Discovering rules unconsciously

Dijksterhuis and Nordgren put forward a theory of unconscious thought. They propose that there are two types of thought process: conscious and unconscious. “CT (conscious thought) refers to object-relevant or task-relevant cognitive or affective thought processes that occur while the object or task is the focus of one’s conscious attention, whereas UT (unconscious thought) refers to object-relevant or task-relevant cognitive or affective thought processes that occur while conscious attention is directed elsewhere.’’

Like Kahneman’s System 1 and System 2 thought there is no implication here that there is purely conscious thought with no unconscious components but only that conscious awareness is part of the process. I prefer the System name as it avoids the possible interpretation that there might be purely conscious thought. System 1 is like UT and is characterized as: autonomous, fast, effortless, hidden/unconscious, simultaneous/parallel/complex. System 2 is like CT: deliberate, slow, effortful, conscious, serial/logical/simple. The most telling difference is whether working memory is used; working memory restricts the number of items that can be manipulated in thought to about 7 or less at a time and introduces the conscious awareness of the working memory. It is often viewed as a difference between calculation and estimation, or between explicit and implicit knowledge.

The way these two processes are compared is to set out a problem and then compare the results after one of three activities: the subjects can consciously think about the problem for a certain length of time; the subjects can spend the same amount of time doing something that completely engages their consciousness; or they can be giving no time at all and asked for the answer immediately after the problem is presented. It has been found that with complex problems with many ingredients, that System 1/UT gives more quality results then System 2/CT and both are better than immediate answers.

A recent paper by Li, Zhu and Yang looks at another comparison of the two ways of thinking. (citation below)

Abstract:

According to unconscious thought theory (UTT), unconscious thought is more adept at complex decision-making than is conscious thought. Related research has mainly focused on the complexity of decision-making tasks as determined by the amount of information provided. However, the complexity of the rules generating this information also influences decision making. Therefore, we examined whether unconscious thought facilitates the detection of rules during a complex decision-making task. Participants were presented with two types of letter strings. One type matched a grammatical rule, while the other did not. Participants were then divided into three groups according to whether they made decisions using conscious thought, unconscious thought, or immediate decision. The results demonstrated that the unconscious thought group was more accurate in identifying letter strings that conformed to the grammatical rule than were the conscious thought and immediate decision groups. Moreover, performance of the conscious thought and immediate decision groups was similar. We conclude that unconscious thought facilitates the detection of complex rules, which is consistent with UTT.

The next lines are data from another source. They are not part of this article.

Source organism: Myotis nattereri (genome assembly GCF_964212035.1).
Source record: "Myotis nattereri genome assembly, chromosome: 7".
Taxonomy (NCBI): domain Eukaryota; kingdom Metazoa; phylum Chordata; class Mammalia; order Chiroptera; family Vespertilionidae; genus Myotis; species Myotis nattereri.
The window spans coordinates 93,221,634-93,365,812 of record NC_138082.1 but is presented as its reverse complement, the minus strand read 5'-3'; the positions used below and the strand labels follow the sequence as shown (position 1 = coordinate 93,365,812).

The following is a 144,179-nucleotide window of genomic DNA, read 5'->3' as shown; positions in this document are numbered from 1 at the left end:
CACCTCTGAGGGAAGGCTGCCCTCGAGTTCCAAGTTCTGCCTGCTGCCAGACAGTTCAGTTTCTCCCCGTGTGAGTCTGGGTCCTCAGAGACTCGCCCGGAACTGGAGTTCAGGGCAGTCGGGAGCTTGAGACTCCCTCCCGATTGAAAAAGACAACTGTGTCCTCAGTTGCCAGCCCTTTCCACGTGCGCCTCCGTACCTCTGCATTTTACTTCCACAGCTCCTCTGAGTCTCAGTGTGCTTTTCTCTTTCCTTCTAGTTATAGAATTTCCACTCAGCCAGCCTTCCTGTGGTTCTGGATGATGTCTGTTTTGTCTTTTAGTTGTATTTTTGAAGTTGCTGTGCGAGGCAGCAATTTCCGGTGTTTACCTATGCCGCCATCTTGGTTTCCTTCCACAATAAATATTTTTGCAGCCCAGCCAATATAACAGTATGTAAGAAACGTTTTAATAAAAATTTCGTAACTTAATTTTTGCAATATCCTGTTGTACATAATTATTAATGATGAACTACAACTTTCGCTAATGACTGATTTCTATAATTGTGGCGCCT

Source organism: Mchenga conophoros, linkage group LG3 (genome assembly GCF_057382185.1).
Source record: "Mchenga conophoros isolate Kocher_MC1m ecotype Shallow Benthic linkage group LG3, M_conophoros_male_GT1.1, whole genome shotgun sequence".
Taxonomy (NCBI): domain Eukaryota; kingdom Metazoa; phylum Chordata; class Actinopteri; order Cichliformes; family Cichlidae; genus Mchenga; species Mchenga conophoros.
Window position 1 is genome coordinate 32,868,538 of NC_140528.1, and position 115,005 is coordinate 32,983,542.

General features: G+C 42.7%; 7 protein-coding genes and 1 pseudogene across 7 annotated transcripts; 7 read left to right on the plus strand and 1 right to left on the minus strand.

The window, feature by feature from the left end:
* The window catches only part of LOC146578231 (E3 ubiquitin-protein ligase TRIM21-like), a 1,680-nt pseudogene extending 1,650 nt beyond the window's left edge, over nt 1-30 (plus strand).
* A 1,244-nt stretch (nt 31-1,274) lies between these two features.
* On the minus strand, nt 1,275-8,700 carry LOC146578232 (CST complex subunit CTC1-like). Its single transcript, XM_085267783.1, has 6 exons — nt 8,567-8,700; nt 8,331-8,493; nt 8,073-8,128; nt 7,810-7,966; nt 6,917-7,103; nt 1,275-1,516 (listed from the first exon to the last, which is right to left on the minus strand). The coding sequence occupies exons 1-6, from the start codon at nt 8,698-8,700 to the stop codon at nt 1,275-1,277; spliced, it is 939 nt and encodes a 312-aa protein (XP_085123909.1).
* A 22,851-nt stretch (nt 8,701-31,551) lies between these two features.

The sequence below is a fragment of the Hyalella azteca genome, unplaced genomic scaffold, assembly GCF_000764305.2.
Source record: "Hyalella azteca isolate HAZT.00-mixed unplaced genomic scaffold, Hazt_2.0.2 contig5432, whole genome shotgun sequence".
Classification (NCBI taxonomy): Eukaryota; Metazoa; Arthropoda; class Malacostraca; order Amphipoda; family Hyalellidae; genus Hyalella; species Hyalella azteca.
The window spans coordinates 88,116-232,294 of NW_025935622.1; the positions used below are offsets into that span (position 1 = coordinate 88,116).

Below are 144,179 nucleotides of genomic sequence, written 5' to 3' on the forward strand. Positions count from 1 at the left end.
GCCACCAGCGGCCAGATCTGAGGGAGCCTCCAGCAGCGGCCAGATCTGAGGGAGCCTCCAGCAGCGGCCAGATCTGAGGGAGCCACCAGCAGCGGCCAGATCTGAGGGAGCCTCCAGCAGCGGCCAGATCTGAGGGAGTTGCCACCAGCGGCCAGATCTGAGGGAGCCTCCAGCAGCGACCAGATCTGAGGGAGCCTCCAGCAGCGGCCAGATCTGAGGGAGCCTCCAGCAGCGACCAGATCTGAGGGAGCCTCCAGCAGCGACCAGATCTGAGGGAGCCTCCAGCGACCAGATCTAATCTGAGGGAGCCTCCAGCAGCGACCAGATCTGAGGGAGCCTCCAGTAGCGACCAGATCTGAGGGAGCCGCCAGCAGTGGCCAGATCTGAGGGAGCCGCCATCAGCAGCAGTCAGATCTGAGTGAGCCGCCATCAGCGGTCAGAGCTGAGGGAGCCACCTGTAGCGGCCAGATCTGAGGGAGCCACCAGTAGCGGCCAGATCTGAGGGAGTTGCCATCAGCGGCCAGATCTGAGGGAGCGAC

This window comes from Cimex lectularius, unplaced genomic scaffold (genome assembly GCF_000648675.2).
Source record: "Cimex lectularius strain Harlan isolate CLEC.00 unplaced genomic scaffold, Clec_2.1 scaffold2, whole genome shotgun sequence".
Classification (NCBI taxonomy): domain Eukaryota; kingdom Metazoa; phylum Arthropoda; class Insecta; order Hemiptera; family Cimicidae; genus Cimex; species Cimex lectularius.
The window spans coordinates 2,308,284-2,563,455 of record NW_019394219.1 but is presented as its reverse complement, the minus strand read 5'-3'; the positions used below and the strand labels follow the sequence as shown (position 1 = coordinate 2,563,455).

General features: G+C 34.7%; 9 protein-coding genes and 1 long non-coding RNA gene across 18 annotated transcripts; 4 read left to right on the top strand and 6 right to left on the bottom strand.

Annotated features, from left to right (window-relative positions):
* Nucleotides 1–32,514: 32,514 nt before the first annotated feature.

It is a characteristic of System 2/CT that it is used to rigorously follow rules to calculate a result. However there is a difference between following a rule and discovering one. This rule discovery activity may be the same as implicit learning. “Mealor and Dienes (2012) combined UT and implicit learning research paradigms to investigate the impact of UT on artificial grammar learning. A classic implicit learning paradigm consists of two stages: training and testing. ” The UT group had better results but they categorized the process as random selection. The current paper shows that the UT group can find the grammatical rules illustrated in the training and then identify grammatical as opposed to ungrammatical strings. System 1/UT is better at uncovering rules and of identifying examples that break the rules. This does not seem to be a rigorous following of rules as in System 2 but more a statistical tendency or a stereotypical categorization of the nature of implicit learning.

It is important to be clear that System 2 or CT is thought that has a conscious component and it does not imply that the thought is conducted ‘in’ consciousness. We are aware of the steps in a train of thought, but not aware of the process, they are hidden.

ResearchBlogging.org

Li, J., Zhu, Y., & Yang, Y. (2014). The Merits of Unconscious Thought in Rule Detection PLoS ONE, 9 (8) DOI: 10.1371/journal.pone.0106557

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3 thoughts on “Discovering rules unconsciously

  1. Sergio Graziosi